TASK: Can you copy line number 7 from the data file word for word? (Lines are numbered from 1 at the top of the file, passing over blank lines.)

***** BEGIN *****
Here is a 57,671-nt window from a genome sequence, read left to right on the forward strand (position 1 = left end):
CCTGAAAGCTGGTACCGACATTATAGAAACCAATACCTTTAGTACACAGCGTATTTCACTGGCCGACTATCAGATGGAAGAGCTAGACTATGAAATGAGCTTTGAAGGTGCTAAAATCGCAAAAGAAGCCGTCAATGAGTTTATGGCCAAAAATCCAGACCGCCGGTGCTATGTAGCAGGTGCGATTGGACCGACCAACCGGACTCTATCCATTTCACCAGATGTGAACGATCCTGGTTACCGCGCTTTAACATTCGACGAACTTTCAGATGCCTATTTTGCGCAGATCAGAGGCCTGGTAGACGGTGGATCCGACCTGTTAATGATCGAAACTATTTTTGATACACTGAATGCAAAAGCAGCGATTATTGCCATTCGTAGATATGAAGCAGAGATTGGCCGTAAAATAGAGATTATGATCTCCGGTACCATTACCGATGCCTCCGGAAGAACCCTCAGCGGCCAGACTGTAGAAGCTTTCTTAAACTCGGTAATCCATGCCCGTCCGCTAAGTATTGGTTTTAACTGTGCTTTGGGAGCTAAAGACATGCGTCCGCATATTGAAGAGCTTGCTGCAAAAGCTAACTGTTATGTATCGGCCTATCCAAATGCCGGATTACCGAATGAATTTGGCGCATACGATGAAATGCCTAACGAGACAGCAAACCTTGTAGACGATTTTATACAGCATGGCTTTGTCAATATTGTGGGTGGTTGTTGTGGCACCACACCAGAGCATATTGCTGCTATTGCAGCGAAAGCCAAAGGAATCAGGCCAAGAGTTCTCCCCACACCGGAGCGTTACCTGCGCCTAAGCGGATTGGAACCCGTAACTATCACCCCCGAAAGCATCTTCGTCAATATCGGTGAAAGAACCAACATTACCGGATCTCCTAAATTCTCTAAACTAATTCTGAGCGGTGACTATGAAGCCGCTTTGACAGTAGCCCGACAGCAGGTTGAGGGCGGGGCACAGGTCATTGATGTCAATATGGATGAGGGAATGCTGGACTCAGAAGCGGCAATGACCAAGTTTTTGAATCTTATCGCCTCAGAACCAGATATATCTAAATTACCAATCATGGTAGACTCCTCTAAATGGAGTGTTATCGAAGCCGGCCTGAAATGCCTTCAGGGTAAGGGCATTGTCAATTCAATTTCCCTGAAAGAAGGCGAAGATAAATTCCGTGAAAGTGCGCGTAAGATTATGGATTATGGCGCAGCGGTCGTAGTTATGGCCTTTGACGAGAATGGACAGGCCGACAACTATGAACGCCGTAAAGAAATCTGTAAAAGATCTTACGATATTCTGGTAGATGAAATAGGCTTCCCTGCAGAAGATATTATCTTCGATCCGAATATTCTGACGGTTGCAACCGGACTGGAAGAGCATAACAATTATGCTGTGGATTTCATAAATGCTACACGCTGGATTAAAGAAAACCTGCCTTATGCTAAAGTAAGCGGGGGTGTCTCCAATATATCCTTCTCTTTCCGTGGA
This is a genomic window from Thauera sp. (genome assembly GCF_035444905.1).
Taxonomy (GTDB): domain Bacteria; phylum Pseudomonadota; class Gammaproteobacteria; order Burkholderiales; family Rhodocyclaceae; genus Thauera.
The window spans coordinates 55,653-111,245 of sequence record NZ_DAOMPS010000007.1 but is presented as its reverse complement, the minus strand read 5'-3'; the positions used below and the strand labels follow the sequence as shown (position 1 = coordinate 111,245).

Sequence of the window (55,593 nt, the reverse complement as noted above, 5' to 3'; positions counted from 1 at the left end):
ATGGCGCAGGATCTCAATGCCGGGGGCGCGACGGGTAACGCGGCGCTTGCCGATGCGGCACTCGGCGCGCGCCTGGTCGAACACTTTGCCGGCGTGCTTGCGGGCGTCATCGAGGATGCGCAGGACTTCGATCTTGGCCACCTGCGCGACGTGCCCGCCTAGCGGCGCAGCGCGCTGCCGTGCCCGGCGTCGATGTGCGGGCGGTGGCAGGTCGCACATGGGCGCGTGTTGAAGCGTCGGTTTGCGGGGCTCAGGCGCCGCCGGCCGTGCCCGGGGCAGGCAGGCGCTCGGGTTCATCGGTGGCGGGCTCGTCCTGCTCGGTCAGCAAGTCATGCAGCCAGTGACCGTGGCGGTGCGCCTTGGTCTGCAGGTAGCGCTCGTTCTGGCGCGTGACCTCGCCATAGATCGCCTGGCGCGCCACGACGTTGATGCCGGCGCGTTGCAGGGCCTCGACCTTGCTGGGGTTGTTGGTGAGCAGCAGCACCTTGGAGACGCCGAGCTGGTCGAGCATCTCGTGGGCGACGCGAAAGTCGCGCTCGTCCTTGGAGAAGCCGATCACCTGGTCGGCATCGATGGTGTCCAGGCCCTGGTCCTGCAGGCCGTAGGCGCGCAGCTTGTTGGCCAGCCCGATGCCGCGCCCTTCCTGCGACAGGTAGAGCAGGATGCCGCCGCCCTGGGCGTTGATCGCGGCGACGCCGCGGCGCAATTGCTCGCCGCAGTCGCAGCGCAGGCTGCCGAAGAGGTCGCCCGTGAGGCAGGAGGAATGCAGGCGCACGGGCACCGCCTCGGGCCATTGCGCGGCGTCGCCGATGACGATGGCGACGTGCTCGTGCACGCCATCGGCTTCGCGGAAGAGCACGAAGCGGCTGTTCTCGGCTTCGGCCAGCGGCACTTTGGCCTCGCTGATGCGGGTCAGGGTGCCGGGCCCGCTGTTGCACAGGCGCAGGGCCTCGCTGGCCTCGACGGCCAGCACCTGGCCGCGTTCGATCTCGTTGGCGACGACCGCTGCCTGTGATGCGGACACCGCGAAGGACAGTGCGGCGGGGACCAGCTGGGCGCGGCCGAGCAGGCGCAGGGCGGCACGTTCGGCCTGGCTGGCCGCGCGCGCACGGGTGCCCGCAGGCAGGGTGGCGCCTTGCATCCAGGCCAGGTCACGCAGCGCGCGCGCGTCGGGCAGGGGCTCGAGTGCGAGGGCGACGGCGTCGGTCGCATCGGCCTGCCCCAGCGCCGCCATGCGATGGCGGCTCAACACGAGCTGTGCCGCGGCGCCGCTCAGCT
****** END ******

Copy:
ATGGCGCAGGATCTCAATGCCGGGGGCGCGACGGGTAACGCGGCGCTTGCCGATGCGGCACTCGGCGCGCGCCTGGTCGAACACTTTGCCGGCGTGCTTGCGGGCGTCATCGAGGATGCGCAGGACTTCGATCTTGGCCACCTGCGCGACGTGCCCGCCTAGCGGCGCAGCGCGCTGCCGTGCCCGGCGTCGATGTGCGGGCGGTGGCAGGTCGCACATGGGCGCGTGTTGAAGCGTCGGTTTGCGGGGCTCAGGCGCCGCCGGCCGTGCCCGGGGCAGGCAGGCGCTCGGGTTCATCGGTGGCGGGCTCGTCCTGCTCGGTCAGCAAGTCATGCAGCCAGTGACCGTGGCGGTGCGCCTTGGTCTGCAGGTAGCGCTCGTTCTGGCGCGTGACCTCGCCATAGATCGCCTGGCGCGCCACGACGTTGATGCCGGCGCGTTGCAGGGCCTCGACCTTGCTGGGGTTGTTGGTGAGCAGCAGCACCTTGGAGACGCCGAGCTGGTCGAGCATCTCGTGGGCGACGCGAAAGTCGCGCTCGTCCTTGGAGAAGCCGATCACCTGGTCGGCATCGATGGTGTCCAGGCCCTGGTCCTGCAGGCCGTAGGCGCGCAGCTTGTTGGCCAGCCCGATGCCGCGCCCTTCCTGCGACAGGTAGAGCAGGATGCCGCCGCCCTGGGCGTTGATCGCGGCGACGCCGCGGCGCAATTGCTCGCCGCAGTCGCAGCGCAGGCTGCCGAAGAGGTCGCCCGTGAGGCAGGAGGAATGCAGGCGCACGGGCACCGCCTCGGGCCATTGCGCGGCGTCGCCGATGACGATGGCGACGTGCTCGTGCACGCCATCGGCTTCGCGGAAGAGCACGAAGCGGCTGTTCTCGGCTTCGGCCAGCGGCACTTTGGCCTCGCTGATGCGGGTCAGGGTGCCGGGCCCGCTGTTGCACAGGCGCAGGGCCTCGCTGGCCTCGACGGCCAGCACCTGGCCGCGTTCGATCTCGTTGGCGACGACCGCTGCCTGTGATGCGGACACCGCGAAGGACAGTGCGGCGGGGACCAGCTGGGCGCGGCCGAGCAGGCGCAGGGCGGCACGTTCGGCCTGGCTGGCCGCGCGCGCACGGGTGCCCGCAGGCAGGGTGGCGCCTTGCATCCAGGCCAGGTCACGCAGCGCGCGCGCGTCGGGCAGGGGCTCGAGTGCGAGGGCGACGGCGTCGGTCGCATCGGCCTGCCCCAGCGCCGCCATGCGATGGCGGCTCAACACGAGCTGTGCCGCGGCGCCGCTCAGCT